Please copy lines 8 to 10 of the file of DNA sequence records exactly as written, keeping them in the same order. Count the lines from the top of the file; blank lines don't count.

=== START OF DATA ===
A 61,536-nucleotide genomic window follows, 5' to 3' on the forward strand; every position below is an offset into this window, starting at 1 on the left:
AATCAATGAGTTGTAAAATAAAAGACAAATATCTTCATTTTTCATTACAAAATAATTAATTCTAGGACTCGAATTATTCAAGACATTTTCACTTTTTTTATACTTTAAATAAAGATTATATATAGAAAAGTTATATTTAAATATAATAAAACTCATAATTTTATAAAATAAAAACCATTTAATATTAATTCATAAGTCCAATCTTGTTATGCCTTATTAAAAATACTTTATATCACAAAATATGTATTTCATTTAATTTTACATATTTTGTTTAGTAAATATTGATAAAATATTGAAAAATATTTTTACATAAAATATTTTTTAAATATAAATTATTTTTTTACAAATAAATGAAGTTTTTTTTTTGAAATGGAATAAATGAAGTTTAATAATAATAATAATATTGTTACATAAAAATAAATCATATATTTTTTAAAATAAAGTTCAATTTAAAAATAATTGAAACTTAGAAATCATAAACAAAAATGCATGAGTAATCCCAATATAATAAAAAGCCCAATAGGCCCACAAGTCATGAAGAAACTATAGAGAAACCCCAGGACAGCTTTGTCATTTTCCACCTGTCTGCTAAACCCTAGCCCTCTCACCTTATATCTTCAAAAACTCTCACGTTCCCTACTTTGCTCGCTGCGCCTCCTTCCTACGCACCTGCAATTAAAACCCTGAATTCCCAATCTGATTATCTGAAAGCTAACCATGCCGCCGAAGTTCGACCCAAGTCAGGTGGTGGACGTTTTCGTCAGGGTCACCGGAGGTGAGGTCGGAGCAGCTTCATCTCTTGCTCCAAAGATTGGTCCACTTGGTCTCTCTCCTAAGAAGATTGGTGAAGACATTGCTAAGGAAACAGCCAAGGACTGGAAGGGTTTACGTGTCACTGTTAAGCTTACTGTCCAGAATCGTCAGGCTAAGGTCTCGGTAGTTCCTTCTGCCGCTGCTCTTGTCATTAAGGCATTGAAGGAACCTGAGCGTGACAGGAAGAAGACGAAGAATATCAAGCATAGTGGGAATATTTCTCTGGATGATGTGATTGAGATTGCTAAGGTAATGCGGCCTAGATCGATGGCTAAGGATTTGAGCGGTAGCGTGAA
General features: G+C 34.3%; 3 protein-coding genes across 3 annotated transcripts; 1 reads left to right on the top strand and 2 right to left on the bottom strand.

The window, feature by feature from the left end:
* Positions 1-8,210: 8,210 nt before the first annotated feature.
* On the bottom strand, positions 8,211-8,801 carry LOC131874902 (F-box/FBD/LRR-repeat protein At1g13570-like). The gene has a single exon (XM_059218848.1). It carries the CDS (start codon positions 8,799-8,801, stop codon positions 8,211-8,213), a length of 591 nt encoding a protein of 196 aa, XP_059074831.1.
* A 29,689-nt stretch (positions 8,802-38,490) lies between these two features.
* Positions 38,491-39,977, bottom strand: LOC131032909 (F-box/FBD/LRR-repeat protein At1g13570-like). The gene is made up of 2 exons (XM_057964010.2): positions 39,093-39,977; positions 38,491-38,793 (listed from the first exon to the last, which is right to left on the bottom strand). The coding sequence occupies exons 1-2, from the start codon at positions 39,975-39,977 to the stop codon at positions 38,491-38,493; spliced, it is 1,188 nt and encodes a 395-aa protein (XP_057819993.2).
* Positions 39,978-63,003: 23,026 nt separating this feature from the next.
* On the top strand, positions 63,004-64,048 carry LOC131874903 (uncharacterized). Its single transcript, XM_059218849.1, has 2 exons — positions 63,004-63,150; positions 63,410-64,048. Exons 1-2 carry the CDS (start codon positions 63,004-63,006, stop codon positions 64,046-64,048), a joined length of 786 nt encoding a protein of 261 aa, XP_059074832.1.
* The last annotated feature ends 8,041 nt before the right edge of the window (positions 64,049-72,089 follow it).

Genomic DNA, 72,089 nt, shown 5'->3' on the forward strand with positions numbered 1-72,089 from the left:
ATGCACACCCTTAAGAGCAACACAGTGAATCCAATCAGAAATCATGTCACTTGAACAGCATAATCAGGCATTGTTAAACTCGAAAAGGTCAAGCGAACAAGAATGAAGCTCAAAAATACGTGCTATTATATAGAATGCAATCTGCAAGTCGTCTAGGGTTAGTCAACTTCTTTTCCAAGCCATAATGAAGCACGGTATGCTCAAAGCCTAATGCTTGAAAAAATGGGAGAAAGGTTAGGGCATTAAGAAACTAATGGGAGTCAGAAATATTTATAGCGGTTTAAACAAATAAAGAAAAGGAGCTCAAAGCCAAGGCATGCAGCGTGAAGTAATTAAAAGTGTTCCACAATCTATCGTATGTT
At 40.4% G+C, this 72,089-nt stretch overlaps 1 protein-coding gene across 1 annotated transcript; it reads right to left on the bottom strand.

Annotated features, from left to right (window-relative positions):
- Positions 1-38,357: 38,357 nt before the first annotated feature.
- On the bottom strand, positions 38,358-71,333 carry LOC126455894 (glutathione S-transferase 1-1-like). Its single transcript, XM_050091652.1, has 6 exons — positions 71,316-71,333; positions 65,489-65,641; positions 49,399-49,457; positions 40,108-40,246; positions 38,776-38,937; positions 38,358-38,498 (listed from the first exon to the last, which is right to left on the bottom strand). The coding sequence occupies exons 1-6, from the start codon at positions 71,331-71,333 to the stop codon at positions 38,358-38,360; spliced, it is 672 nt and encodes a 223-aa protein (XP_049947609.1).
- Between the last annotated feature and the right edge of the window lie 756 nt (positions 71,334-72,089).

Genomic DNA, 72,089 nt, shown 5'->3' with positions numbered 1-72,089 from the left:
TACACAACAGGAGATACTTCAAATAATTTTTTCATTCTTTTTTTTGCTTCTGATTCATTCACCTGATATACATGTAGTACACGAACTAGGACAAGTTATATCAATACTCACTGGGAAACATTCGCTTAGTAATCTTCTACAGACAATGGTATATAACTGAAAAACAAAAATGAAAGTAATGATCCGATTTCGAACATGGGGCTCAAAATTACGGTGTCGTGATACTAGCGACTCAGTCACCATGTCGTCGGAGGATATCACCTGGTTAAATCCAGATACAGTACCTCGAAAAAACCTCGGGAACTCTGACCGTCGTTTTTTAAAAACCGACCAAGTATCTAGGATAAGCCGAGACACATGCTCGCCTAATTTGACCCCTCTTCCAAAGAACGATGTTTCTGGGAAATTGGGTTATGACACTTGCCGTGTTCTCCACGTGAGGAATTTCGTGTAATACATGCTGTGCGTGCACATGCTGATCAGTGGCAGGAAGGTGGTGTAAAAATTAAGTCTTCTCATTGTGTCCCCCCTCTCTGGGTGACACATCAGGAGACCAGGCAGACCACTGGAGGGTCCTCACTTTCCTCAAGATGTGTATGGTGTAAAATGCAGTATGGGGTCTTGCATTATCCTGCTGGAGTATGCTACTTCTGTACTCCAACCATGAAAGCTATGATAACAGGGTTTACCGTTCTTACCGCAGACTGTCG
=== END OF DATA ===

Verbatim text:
* Positions 38,491-39,977, bottom strand: LOC131032909 (F-box/FBD/LRR-repeat protein At1g13570-like). The gene is made up of 2 exons (XM_057964010.2): positions 39,093-39,977; positions 38,491-38,793 (listed from the first exon to the last, which is right to left on the bottom strand). The coding sequence occupies exons 1-2, from the start codon at positions 39,975-39,977 to the stop codon at positions 38,491-38,493; spliced, it is 1,188 nt and encodes a 395-aa protein (XP_057819993.2).
* Positions 39,978-63,003: 23,026 nt separating this feature from the next.
* On the top strand, positions 63,004-64,048 carry LOC131874903 (uncharacterized). Its single transcript, XM_059218849.1, has 2 exons — positions 63,004-63,150; positions 63,410-64,048. Exons 1-2 carry the CDS (start codon positions 63,004-63,006, stop codon positions 64,046-64,048), a joined length of 786 nt encoding a protein of 261 aa, XP_059074832.1.